Part of Aiken County’s American Rescue Plan money headed to Aiken Center

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AIKEN COUNTY, S.C. (WJBF) — The Aiken County Council has figured out how funds from the American Rescue Plan should be spent. Council leaders suggest several local businesses and organizations should benefit from part of the money including the Aiken Center getting $500-thousand.

“It started off my wife — we divorced, and so I started drinking real bad and it got worse and worse. The more I drank one was not enough and a thousand was too many, so I just kept drinking real bad,” John Scill told NewsChannel 6 about needing assistance. “I have been on marijuana or any other kind of drug. But marijuana led me into other drugs in high school and then I’ve gotten different times of sobriety. I maintained my same friendships and I kept going back to those things,” Mary Jane Winburn added.

John and Mary Jane are some of the faces of the Aiken Center. It’s a substance use agency focused on prevention, treatment, and supporting the recovery of those who have addictions. It’s one of several organizations getting money from the American Rescue Plan.”Unfortunately, we’re in a field that the demand for our services is increasing as the problem has so greatly increased, particularly on this pandemic around COVID 19,” Executive Director Margaret Key said.

“In this last instance, I have overdosed five times since December and it led me to the hospital. So I have gotten back in services here,” Winburn recalled.

After leaving the CRSA for several years, for John, it was a conversation with his daughter that forced him to get the treatment he needed. The plane trip from Alaska to Georgia was a defining moment with alcohol. “I started off at 30 [mini bottles] and went when I got Atlanta, I had had like six, seven left and I drank in between Atlanta and Aiken, John Scill shared.

John Scill shares with Shawn his addiction story

At the center, people like John and Mary Jane can get peer support from people who know the issues first hand.”I am the living example for the patients that we come in. To give an example of hope that life can change just like mine does,” Certified Peer Support Staff and Community Health Worker Hunter Deas said.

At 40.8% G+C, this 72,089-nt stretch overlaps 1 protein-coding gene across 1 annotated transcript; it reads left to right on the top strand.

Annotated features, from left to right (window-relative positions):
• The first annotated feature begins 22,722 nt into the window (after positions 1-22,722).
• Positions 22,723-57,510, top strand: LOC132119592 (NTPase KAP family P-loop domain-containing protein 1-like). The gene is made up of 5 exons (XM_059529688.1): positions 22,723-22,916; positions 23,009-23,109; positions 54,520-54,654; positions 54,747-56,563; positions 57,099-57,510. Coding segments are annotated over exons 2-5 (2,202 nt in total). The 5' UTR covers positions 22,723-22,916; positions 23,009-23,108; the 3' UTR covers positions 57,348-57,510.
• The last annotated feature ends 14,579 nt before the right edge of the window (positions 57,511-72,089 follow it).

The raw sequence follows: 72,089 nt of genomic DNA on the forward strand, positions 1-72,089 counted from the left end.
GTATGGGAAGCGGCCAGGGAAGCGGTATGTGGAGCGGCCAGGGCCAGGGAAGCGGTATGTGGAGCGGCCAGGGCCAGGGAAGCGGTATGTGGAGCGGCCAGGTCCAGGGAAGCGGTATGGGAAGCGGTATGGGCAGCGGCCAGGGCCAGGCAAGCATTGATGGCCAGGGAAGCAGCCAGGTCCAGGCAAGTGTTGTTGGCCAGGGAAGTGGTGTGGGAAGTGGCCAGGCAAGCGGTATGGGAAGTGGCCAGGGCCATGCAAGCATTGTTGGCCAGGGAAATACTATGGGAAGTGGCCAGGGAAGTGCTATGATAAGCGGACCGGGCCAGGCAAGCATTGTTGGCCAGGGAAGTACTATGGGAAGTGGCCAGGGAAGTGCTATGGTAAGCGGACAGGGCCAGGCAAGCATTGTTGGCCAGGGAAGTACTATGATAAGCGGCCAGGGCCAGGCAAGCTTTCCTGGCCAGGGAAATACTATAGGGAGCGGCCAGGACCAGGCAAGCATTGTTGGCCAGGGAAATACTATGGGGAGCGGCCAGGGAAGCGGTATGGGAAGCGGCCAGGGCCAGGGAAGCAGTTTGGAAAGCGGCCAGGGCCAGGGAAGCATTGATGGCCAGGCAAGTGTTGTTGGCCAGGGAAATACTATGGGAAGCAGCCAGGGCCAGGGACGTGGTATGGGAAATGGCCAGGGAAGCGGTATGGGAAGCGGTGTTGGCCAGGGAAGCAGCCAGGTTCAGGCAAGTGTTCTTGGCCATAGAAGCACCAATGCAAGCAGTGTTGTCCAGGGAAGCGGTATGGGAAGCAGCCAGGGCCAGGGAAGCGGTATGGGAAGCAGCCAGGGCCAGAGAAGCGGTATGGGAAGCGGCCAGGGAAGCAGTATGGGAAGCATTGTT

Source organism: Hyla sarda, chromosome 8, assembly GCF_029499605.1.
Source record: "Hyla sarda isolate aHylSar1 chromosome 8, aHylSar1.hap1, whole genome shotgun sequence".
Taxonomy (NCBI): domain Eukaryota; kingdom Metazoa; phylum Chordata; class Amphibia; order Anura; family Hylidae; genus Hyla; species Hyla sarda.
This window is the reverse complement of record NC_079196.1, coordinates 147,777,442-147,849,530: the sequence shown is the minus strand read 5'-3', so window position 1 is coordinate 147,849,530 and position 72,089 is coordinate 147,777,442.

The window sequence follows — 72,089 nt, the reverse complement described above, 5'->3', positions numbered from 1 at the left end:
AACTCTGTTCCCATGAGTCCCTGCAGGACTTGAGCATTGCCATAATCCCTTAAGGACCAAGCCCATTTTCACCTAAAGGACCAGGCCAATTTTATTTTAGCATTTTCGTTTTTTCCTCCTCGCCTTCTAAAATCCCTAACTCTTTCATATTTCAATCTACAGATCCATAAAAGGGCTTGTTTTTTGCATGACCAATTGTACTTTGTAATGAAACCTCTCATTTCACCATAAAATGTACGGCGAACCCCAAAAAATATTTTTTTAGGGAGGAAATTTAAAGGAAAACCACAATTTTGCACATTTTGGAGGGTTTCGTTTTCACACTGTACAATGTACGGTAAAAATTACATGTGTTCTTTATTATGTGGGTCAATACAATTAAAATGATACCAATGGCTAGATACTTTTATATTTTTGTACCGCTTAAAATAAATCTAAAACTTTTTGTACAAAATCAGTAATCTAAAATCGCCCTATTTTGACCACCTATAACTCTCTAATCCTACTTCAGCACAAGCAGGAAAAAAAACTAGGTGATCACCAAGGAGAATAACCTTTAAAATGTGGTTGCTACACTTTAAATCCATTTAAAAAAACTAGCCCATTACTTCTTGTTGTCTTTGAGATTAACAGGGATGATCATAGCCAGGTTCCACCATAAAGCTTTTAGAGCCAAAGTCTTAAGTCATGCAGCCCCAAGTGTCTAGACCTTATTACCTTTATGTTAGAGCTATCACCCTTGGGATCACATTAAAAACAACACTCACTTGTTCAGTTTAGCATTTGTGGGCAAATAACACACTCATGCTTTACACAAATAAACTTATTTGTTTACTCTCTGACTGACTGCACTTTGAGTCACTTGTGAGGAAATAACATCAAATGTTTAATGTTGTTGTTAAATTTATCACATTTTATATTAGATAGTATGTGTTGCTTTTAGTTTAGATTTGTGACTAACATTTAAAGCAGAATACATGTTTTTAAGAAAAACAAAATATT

Meanwhile, the Aiken Center has plans of opening up a location in North Augusta with the money recieved to help serve the people of the western part of the county.

“We’re seeing way too many overdoses, both fatal and non-fatal, EMS and Aiken County has way too many calls,” Key said. “In addition, we’re just trying to work upstream and really do better prevention and catch these problems in the early stages before there’s a tragedy,” Key added.

Mary Jane Winburn shares with Shawn his addiction story

John says now that he’s sober, he’s going to stay sober one day at a time.”And hopefully, by the grace of God, I can continue on that path, you know, and not go back. Cause I was blowing all my money on alcohol and cigarettes,” Scill added.

There are strict guidelines by the federal government for how the American Rescue Plan dollars are to be spent.

  • Support public health response: Fund COVID-19 mitigation efforts, medical expenses, behavioral healthcare, and certain public health and safety staff
  • Address negative economic impacts: Respond to economic harms to workers, families, small businesses, and nonprofits, or impacted industries and re-hiring of public sector workers
  • Replace public sector revenue loss: Use funds to provide government services to the extend of the reduction in revenue experienced due to the pandemic
  • Premium pay for essential workers: Offer additional support to those who have and will bear the greatest health risks because of their service in critical infrastructure. Funds can be used retroactively back to January 27, 2020.
  • Water, sewer and broadband infrastructure: Make necessary investments to improve access to clean drinking water, invest in wastewater and stormwater infrastructure and provide unserved or underserved locations with new or expanded broadband access

At a recent meeting, the AIken County Council made several amendments for how to allocate the funds. One program targeted toward African Americans ended up not making the cut. “[It will provide] support for us to create the emoji village resource center, as well as our efforts to assist this city and county with prevention,” Aiken resident and WAAW Shout 94.7 FM General Manager Donna Moore Wesby said at the meeting.

The group OK’d amendments to the fiscal year’s budget. Council approved giving funds to not only the Aiken Center but Aiken Electric Cooperative for greater broadband access, sewage and wastewater improvements, the United Way, and the Aiken County Detention Center.

BREAKDOWN of Aiken County Council’s plan to spend American Rescue Plan Act funds

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